Registrar Stephen Prescott noted with the increase in tuition Midwestern’s rate will still be lower than any of the Southern Baptist seminaries and appeared to be the least-expensive fully accredited seminary in America based on his survey of accredited institutions.
Other newly hired faculty include Thorvald B. Madsen II as assistant professor of New Testament, ethics and philosophy and Lee Hinson as assistant professor of church music.
Madsen received his B.A. from Wheaton College, M.A. from Western Kentucky University, M.Div. from Trinity Evangelical Divinity School and Ph.D. from the University of Aberdeen, Scotland.
In opening the floor up to questions of prospective faculty, academic affairs committee chairman Lewis Adkison, pastor of Circle Drive Baptist Church, Colorado Springs, Colo., praised a change that had taken place during his tenure to allow time for personal interviews. Prior to that time, trustees reviewed resumes of candidates without a face-to-face discussion with the full board. “I remember when they told us this wasn’t the right way to proceed,” Adkison said. “I believe this is the best way.”
Madsen responded to questions regarding the completeness of God’s revelation, spiritual disciplines, an ethical perspective of redistribution of wealth, convictions about tithing, mission involvement, evangelism and the Cooperative Program, and his sense of calling.
Hinson has served with the SBC’s Lifeway Christian Resources as small church/associational music consultant and, previously, as minister of music for churches in Texas and Mississippi. He discussed various worship styles with trustees, responding to questions about changes in technology, helping students receive practical training and recognizing a variety of cultures represented in Southern Baptist churches.
Trustees received word of the appointment of seminary registrar Stephen R. Prescott as assistant professor of church history.
In response to requests for an education degree that has practical application combined with doctoral-level training, Midwestern plans to offer a doctor of education ministry degree beginning in the fall.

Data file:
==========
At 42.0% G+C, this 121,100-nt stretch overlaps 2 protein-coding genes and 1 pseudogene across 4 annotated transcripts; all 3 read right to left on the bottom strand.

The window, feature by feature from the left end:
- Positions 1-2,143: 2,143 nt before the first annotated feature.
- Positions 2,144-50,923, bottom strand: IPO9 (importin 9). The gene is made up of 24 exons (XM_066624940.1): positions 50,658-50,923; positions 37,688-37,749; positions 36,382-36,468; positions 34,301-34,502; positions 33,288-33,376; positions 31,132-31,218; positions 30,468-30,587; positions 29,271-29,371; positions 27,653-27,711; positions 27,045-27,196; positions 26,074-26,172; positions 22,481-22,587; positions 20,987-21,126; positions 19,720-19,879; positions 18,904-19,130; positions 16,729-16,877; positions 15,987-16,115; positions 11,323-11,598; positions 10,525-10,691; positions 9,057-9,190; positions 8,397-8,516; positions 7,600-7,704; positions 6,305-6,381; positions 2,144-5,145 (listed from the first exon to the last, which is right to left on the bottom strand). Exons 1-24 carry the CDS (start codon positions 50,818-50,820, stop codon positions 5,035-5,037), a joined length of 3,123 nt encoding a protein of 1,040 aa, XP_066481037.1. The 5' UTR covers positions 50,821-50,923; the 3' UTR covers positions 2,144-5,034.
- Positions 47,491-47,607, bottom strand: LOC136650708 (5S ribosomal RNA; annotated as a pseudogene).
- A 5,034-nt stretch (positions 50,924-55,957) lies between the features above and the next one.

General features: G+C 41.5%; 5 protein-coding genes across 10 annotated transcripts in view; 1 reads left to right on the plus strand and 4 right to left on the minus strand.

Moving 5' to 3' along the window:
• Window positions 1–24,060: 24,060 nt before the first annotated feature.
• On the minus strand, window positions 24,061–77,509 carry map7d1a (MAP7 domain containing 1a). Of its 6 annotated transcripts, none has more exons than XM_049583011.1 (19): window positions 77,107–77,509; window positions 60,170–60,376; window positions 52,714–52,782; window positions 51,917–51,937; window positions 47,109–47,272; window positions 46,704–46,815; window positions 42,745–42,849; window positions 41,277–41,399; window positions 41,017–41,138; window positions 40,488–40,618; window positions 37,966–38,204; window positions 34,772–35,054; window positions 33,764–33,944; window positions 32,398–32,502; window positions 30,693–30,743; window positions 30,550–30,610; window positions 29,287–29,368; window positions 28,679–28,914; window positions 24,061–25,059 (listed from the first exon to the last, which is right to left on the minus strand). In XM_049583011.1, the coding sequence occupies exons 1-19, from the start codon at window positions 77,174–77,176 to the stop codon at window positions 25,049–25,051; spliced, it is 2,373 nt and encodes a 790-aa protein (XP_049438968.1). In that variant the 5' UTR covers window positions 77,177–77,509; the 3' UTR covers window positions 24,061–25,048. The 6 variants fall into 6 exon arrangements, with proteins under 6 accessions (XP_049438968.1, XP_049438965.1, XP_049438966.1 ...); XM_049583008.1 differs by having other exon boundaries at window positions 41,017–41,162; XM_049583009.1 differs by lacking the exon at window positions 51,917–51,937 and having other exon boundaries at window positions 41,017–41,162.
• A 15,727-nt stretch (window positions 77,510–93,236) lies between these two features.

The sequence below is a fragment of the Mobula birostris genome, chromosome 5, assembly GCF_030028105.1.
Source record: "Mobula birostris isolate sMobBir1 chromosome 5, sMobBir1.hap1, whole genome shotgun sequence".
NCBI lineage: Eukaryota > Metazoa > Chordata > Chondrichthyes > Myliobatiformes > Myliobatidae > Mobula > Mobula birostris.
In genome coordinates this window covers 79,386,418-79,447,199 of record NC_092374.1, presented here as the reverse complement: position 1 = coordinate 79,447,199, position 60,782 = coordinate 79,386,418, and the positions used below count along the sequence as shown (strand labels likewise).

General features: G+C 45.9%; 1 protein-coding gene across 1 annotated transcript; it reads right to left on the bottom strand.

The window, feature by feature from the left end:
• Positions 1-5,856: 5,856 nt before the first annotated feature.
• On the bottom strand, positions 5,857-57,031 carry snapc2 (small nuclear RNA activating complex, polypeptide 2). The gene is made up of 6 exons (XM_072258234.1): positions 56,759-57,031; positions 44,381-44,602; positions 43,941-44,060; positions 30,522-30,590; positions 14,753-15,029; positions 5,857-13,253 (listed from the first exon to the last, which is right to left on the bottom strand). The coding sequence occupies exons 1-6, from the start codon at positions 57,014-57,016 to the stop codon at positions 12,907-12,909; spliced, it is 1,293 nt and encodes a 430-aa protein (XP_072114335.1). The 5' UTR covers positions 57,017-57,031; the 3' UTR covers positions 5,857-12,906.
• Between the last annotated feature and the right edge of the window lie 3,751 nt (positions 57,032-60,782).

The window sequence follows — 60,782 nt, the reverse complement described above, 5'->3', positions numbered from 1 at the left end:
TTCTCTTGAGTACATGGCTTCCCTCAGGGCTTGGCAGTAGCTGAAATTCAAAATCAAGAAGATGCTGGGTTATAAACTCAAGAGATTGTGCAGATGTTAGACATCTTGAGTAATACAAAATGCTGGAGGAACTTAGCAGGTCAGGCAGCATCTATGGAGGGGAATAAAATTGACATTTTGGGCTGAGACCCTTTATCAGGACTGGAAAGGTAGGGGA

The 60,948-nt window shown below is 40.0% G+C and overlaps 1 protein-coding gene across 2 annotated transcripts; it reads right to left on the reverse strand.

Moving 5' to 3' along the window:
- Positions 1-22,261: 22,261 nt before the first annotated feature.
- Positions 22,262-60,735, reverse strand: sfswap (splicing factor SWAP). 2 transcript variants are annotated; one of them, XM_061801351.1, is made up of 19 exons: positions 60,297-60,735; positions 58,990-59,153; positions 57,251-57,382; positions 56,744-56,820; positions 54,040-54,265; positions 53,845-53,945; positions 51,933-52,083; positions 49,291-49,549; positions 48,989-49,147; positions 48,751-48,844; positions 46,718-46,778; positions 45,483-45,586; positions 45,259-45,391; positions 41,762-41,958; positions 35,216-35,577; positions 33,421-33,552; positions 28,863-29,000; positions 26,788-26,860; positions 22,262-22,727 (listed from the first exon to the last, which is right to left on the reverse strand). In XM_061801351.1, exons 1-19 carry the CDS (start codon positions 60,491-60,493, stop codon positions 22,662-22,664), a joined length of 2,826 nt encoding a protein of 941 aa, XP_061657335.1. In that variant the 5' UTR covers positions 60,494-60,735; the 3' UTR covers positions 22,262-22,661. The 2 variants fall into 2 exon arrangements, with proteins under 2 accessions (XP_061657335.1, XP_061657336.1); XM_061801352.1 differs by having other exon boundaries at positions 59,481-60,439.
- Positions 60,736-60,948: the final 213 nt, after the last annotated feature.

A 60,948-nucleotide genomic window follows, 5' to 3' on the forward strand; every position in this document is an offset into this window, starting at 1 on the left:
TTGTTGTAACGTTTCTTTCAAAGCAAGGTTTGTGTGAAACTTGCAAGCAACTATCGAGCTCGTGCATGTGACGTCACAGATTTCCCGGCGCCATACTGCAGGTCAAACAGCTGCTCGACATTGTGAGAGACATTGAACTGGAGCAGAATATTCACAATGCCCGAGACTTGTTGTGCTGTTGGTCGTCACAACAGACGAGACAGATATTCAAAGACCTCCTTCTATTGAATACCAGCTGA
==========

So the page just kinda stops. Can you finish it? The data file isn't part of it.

Elected as new trustee officers by acclamation were Carl A. Weiser, pastor of Hyland Heights Baptist Church, Lynchburg, Va., chairman; Robert D. Collins, pastor of Plaza Heights Baptist Church, Blue Springs, Mo., vice chairman; Anthony T. Mattia, pastor of Trinity Southern Baptist Church, Wamego, Kan., second vice chairman; Gwen Newman, Winder, Ga., secretary; and Joseph Bunce, pastor of First Baptist Church, Bloomfield, N.M., as an at-large member of the executive committee.
In other action trustees:
— received a report that all notations to the seminary accreditation have been removed.
— approved a change in the seminary charter naming the SBC as the sole member of the corporation.
— clarified the makeup of the trustees’ building oversight committee to include trustees currently serving until they resign or rotate off the board, with vacancies to be filled by appointment of the board chairman.
— honored trustees whose terms will expire in June, including Lilly, Adkison and Walter G. Smith of Grand Blanc, Mich.
Trustees applauded when Bunce affirmed Coppenger’s response to Russell Dilday, president of the Baptist General Convention of Texas, who predicted earlier this year Midwestern would be one of three SBC seminaries whose funding would be cut by Texas Baptists. Bunce said Coppenger “took a critical role in responding in a way that was Christlike” to the “inflammatory remarks” and “revealed more truly where our hearts are.”

    About the Author

  • Tammi Reed Ledbetter